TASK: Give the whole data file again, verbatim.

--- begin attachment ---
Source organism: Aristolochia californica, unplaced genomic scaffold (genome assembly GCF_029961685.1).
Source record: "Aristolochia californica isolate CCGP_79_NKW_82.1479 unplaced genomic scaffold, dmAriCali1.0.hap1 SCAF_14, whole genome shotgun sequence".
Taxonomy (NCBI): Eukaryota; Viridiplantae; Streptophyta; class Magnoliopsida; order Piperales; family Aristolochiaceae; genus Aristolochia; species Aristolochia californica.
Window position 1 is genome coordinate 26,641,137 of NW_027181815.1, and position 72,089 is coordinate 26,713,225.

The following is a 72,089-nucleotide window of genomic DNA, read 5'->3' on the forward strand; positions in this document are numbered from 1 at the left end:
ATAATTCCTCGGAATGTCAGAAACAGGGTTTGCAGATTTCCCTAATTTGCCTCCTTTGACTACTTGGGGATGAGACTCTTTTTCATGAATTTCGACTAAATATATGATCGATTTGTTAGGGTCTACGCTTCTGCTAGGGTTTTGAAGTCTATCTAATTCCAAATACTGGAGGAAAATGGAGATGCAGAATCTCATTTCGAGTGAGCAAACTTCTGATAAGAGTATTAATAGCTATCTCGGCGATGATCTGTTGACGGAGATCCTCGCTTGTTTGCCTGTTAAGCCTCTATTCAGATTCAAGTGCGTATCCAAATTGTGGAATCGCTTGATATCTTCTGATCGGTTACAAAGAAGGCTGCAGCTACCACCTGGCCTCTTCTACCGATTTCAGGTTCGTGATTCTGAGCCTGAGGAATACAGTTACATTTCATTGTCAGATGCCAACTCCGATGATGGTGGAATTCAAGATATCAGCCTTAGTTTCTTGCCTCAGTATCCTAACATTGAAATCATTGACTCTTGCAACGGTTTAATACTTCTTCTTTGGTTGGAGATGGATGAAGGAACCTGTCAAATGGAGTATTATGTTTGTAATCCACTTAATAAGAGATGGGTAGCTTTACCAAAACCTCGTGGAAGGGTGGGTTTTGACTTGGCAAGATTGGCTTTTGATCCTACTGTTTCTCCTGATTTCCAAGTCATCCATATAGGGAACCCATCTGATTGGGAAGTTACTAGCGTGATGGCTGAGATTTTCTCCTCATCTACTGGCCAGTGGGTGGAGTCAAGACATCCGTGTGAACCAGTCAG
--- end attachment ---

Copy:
Source organism: Aristolochia californica, unplaced genomic scaffold (genome assembly GCF_029961685.1).
Source record: "Aristolochia californica isolate CCGP_79_NKW_82.1479 unplaced genomic scaffold, dmAriCali1.0.hap1 SCAF_14, whole genome shotgun sequence".
Taxonomy (NCBI): Eukaryota; Viridiplantae; Streptophyta; class Magnoliopsida; order Piperales; family Aristolochiaceae; genus Aristolochia; species Aristolochia californica.
Window position 1 is genome coordinate 26,641,137 of NW_027181815.1, and position 72,089 is coordinate 26,713,225.

The following is a 72,089-nucleotide window of genomic DNA, read 5'->3' on the forward strand; positions in this document are numbered from 1 at the left end:
ATAATTCCTCGGAATGTCAGAAACAGGGTTTGCAGATTTCCCTAATTTGCCTCCTTTGACTACTTGGGGATGAGACTCTTTTTCATGAATTTCGACTAAATATATGATCGATTTGTTAGGGTCTACGCTTCTGCTAGGGTTTTGAAGTCTATCTAATTCCAAATACTGGAGGAAAATGGAGATGCAGAATCTCATTTCGAGTGAGCAAACTTCTGATAAGAGTATTAATAGCTATCTCGGCGATGATCTGTTGACGGAGATCCTCGCTTGTTTGCCTGTTAAGCCTCTATTCAGATTCAAGTGCGTATCCAAATTGTGGAATCGCTTGATATCTTCTGATCGGTTACAAAGAAGGCTGCAGCTACCACCTGGCCTCTTCTACCGATTTCAGGTTCGTGATTCTGAGCCTGAGGAATACAGTTACATTTCATTGTCAGATGCCAACTCCGATGATGGTGGAATTCAAGATATCAGCCTTAGTTTCTTGCCTCAGTATCCTAACATTGAAATCATTGACTCTTGCAACGGTTTAATACTTCTTCTTTGGTTGGAGATGGATGAAGGAACCTGTCAAATGGAGTATTATGTTTGTAATCCACTTAATAAGAGATGGGTAGCTTTACCAAAACCTCGTGGAAGGGTGGGTTTTGACTTGGCAAGATTGGCTTTTGATCCTACTGTTTCTCCTGATTTCCAAGTCATCCATATAGGGAACCCATCTGATTGGGAAGTTACTAGCGTGATGGCTGAGATTTTCTCCTCATCTACTGGCCAGTGGGTGGAGTCAAGACATCCGTGTGAACCAGTCAG